LINCOLN, Neb. – Agriculture is the fourth largest producer of climate pollution, and farmers and ranchers from across the U.S. have launched a campaign urging Congress to pass the Green New Deal, which supports regenerative family farm and ranching practices over industrial scale agribusiness.
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Graham Christensen, who runs an independent farm in northeastern Nebraska, says farmers across the political spectrum are seeing the proposal as an opportunity to level the playing field.
"Farmers have a chance to be able to lead in reduction of greenhouse gases, as well as clean up the water, and at the same time develop a more nutritional food system that probably benefits their bottom line as well," he states.
Christensen says 85% of the nation's $25 billion farm subsidies go to the biggest 15% of businesses, which rely on factory farming, synthetic fertilizers, chemical pesticides and other practices linked to increased air and water pollution.
Christensen says supporting cleaner practices will produce healthier food and enrich soil by capturing more carbon.
Critics of the Green New Deal say it's too expensive and argue that a better way to address climate change would be to encourage innovation in the private sector.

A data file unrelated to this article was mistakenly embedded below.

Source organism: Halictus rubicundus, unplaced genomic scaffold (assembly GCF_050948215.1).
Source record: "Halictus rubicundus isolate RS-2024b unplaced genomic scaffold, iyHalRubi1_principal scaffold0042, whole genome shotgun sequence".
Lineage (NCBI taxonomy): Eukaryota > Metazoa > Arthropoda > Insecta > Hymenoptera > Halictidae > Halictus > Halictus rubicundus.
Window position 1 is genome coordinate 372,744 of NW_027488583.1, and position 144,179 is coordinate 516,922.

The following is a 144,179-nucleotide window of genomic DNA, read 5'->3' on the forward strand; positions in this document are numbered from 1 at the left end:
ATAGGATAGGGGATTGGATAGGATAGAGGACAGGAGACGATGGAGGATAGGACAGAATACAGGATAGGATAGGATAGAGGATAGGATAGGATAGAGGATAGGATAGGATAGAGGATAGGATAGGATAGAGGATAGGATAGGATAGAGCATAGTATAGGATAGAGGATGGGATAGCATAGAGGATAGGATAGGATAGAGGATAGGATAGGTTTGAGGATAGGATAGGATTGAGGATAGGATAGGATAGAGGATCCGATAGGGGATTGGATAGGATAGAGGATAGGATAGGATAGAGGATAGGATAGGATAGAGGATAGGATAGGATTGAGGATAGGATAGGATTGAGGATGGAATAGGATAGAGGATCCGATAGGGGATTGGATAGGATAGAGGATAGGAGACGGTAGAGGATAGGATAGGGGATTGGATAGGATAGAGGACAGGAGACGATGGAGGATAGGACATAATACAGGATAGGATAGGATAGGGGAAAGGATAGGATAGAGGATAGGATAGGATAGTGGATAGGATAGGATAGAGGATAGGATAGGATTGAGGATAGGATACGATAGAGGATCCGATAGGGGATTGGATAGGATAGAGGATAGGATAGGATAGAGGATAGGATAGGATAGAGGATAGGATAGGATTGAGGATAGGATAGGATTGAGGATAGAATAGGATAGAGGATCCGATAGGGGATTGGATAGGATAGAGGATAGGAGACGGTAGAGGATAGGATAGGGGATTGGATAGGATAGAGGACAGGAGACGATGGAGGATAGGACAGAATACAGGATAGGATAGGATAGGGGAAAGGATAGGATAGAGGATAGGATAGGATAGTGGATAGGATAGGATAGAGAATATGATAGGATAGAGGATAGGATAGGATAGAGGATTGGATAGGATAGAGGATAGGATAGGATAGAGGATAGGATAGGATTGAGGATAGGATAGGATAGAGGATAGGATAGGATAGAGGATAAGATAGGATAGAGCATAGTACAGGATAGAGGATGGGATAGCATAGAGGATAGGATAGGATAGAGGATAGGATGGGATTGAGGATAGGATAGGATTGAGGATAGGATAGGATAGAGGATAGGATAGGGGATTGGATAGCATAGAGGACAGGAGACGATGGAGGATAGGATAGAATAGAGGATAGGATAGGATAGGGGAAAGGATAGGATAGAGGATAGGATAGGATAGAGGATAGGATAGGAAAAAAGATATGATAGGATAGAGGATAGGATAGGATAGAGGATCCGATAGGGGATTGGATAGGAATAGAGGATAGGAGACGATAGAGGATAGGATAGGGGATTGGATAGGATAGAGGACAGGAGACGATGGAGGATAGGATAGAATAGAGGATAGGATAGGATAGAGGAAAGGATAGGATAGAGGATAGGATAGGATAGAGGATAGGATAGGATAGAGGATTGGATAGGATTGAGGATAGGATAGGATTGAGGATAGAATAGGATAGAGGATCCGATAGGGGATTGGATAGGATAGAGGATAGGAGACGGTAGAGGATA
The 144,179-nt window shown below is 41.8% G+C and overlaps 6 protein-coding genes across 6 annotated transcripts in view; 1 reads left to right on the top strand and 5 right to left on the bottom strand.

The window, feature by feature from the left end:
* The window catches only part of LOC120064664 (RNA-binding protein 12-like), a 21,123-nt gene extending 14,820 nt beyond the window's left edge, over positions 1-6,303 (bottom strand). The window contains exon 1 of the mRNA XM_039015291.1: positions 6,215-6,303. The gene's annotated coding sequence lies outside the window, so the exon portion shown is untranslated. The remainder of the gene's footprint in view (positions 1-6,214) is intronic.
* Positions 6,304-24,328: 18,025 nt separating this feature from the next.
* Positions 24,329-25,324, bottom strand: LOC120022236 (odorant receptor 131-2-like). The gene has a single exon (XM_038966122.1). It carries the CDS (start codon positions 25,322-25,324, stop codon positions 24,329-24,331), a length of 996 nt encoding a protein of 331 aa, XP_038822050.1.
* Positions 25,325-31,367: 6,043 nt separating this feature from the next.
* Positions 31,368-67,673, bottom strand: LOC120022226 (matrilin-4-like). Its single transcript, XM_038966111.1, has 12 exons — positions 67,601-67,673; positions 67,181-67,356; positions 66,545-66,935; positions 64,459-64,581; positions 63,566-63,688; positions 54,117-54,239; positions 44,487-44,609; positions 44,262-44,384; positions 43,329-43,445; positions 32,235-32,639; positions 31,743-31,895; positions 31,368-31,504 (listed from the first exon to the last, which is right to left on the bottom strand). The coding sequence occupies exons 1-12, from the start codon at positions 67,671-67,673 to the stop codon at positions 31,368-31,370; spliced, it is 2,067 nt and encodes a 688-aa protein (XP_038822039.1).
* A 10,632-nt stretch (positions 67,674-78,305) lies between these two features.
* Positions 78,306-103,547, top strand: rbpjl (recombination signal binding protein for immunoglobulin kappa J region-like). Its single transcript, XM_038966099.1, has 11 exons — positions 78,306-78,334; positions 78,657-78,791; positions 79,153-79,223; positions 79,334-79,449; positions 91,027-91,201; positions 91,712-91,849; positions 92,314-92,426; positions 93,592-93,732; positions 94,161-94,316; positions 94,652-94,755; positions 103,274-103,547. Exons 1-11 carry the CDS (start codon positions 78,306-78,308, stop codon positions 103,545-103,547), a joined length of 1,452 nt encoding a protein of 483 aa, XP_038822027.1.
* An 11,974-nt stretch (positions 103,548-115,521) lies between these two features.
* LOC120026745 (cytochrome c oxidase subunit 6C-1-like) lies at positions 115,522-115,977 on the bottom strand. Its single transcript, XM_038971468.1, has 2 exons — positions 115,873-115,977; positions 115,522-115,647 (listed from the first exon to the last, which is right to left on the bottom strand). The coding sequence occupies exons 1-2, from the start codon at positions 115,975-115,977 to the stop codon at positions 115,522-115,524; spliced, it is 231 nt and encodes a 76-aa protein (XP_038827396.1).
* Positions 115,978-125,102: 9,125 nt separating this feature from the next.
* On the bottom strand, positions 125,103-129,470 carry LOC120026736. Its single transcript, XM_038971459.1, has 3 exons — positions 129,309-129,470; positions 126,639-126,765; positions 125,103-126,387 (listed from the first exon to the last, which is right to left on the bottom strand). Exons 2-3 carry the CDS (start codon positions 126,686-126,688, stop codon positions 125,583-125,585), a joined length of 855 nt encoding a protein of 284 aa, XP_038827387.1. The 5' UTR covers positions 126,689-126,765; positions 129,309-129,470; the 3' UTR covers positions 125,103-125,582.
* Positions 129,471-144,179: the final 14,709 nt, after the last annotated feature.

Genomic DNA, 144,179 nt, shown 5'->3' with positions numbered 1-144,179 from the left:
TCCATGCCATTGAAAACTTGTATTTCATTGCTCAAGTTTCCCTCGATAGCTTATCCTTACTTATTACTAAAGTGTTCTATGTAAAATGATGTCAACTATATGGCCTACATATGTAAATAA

Katherine Paul, communications director for the group Regeneration International, says the Green New Deal is an opportunity to reinvest money already being spent in innovative private family scale farms.
But she admits change won't come easily, noting that agribusiness currently spends more than the defense industry lobbying Congress.
"And what they want is rarely good for small, independent farmers and ranchers who are interested in farming in a way that benefits everyone," she stresses.
So far, more than 10,000 farmers and ranchers have joined the campaign.
The coalition's next steps include creating alliances with conservation and business groups, and inviting lawmakers to come out and see the benefits of clean land use, along with the economic challenges facing a growing number of the nation's family farms.
By Eric Galatas, Public News Service - NE